7. Chapter 7: Products of regions under Yunnan governance (云南管内物产; yúnnán guǎnnèi wùchǎn)
    Planting and harvesting patterns, rice, wheat, barley, rice alcohol, plows, agricultural taxation, silk production, origin of silk production, cultural norms for wearing silk, Clothing of Neighbouring Areas, Kham Tibetan textile production, Salt, Xuánzōng's Attack of 749, Further Notes on Salt, Shēng​má​ (升麻), Tōng​hǎi​ (通海), Ān​níng​ (安寧), Láng​jǐng​ (郎井), Lǎn​dǎn City​ (覽賧城), Lú​nán​ (瀘南), Kūn​míng​ City (昆明城), Tibetan salt preparation by charcoal, Nanzhao salt preparation by evaporation, Lóng​qiè​hé​ River (龍怯河), Liǎn​xún​ (斂尋), Mí​qián​ Well (彌潛井), Shāduī​ Well (沙追井), Ruò​yē​ Well (若耶井), Huì​nì Well (諱溺井), Jiàn​chuān​ (劍川), Xì​nuòdèng​ Well (細諾鄧井), Lí​shuǐ​​ City (麗水城), Luójū​ Well (羅苴井), salt cake size standards, salt in trade, Tea, Trees, Herbs and Fruits, tea of Yín​shēng​ City (銀生城), herbal drink of the Méng​shè​ Barbarians (蒙舍蠻), lychee, betel-nut (Areca catechu), hē​lí​lēi​ (unidentified black tree-borne fruit), coconut, sugar palm, Yǒng​chāng​ (永昌; ie. modern Baoshan), Lí​shuǐ​ (麗水), Zhǎng​bàng​ (長傍) and Jīn​shān​ (金山), Dà​lí​ City (大厘城), tangerines, Níng​dǎn​ (寧賧), Lí​shuǐ​ City (麗水城), jackfruit, muskmelons of Seoul (Korea), realgar, orpiment, qīng​mù​incense, huò​gē​nuò​ wood, the mí​ vine, wild mulberry wood, military bowmaking, Gold panning, method of panning, relative value of nuggets, laws and taxes on gold, the sand punishment, forced labour, Silver, Tin, Amber, Horses, method of raising horses, stables vs. paddocks, Rhinoceros, pit traps for rhinos, thunderstorms when killing rhinos, military use of rhino hides, Tigers, use of skin as clothing, relative coloration by habitat, Musk, Buffalo, different species of buffalo and their range, Deer, Fish and Water Animals, fish, geese, ducks, great pheasants, reed-birds, crocodiles, kingfishers, magpies, mallard ducks, pigeons or doves, crows, mynahs, Elephants, Culinary Resources, pigs, goats, cats, dogs, mules, donkeys, leopards, rabbits, geese, ducks, cooking preferences, Weaponry, the duó qiào, the zhū​ gě, the 'Duó​qiào​ that Fell from Heaven', the Yù​dāo​, use of poisons, smelting.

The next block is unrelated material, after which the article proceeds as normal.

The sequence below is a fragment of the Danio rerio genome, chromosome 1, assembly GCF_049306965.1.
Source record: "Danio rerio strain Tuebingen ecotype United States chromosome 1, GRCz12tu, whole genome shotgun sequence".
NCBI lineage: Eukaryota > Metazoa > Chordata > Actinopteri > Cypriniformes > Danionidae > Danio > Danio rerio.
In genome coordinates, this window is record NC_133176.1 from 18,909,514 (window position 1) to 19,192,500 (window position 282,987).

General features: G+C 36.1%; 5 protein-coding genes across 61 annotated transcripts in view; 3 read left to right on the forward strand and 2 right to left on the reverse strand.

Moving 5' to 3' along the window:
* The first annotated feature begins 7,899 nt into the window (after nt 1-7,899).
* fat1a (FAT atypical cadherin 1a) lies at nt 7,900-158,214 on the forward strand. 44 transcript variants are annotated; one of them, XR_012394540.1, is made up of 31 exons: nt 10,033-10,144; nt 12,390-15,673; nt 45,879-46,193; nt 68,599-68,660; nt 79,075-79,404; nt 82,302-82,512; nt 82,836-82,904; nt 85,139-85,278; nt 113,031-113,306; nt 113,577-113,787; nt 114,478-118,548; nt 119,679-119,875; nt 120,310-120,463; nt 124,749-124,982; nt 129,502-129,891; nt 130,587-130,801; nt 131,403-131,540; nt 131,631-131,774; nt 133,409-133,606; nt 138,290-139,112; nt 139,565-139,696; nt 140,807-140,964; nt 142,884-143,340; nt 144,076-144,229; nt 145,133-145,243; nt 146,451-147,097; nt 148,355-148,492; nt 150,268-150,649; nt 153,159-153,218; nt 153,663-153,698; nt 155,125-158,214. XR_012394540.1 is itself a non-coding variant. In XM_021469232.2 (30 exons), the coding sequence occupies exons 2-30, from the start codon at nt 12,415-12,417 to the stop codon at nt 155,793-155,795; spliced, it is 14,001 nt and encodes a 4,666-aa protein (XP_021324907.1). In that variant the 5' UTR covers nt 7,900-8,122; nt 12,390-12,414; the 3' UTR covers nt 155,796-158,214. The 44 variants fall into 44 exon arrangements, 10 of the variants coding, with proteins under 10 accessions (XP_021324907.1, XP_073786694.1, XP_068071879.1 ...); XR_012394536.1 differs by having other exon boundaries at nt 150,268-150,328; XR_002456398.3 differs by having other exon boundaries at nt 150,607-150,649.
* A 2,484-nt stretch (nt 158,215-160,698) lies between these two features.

8. Chapter 8: Native barbarian customs (蛮夷风俗; mányí fēngsú)
    Clothing, tóu ​náng​ (頭囊) headgarb, caochang (曹長) skirts, tiger skins (大蟲皮) / boluo skins (波羅皮), qū​jū​ (佉苴) belts, female hair ornaments, Women and courtship, the Nanzhao harem, imperial harems, music and courting of youth, wedding matters, Festivals and holidays, winter holidays, courtship in nature, lunar new year, other holidays, Dining, wine drinking etiquette, the popularity of geese, the é​quē (鵝闕) dish, tableware of kings and commoners, Weights, Measures and Currency, Barbarian chǐ​ (尺), Barbarian (裏), measure-weights, silk bolt lengths, field sizes, manner of commerce and barter, Architecture, ordinary houses, barns, Funerary rites , White Barbarian burials, Mengshe and Black Barbarian cremations, cremation vessels, Spoken languages, standardization and relative popularity, similarities with Middle Chinese, negotiation by xingnuo ('walking promise') messenger, Western Cuan vocabulary, Eastern Cuan vocabulary, Military Culture, military provisioning, military behaviour, military policy.

  9. Chapter 9: Points on the southern barbarians (南蛮条教; nánmán tiáo jiào)
    Southern customs, military culture ...

  10. Chapter 10: Countries beyond the southern barbarian borders (南蛮疆界接连诸蕃夷国名; nánmán jiāngjiè jiēlián zhūfān yí guómíng)
    Mínuò (彌諾國) and Míchén (彌臣國), Biāo (驃國), Kūnlún (昆侖國), Roman Brahman Country (大秦婆羅門國), Little Brahman Country (小婆羅門), Midnight Country (夜半國), the Country of the Queen (女王國), Water Zhenla (水真蠟國) and Land Zhenla (陸真蠟國), Nánzhào (南詔), the Tibetan Tubo Dynasty (吐蕃).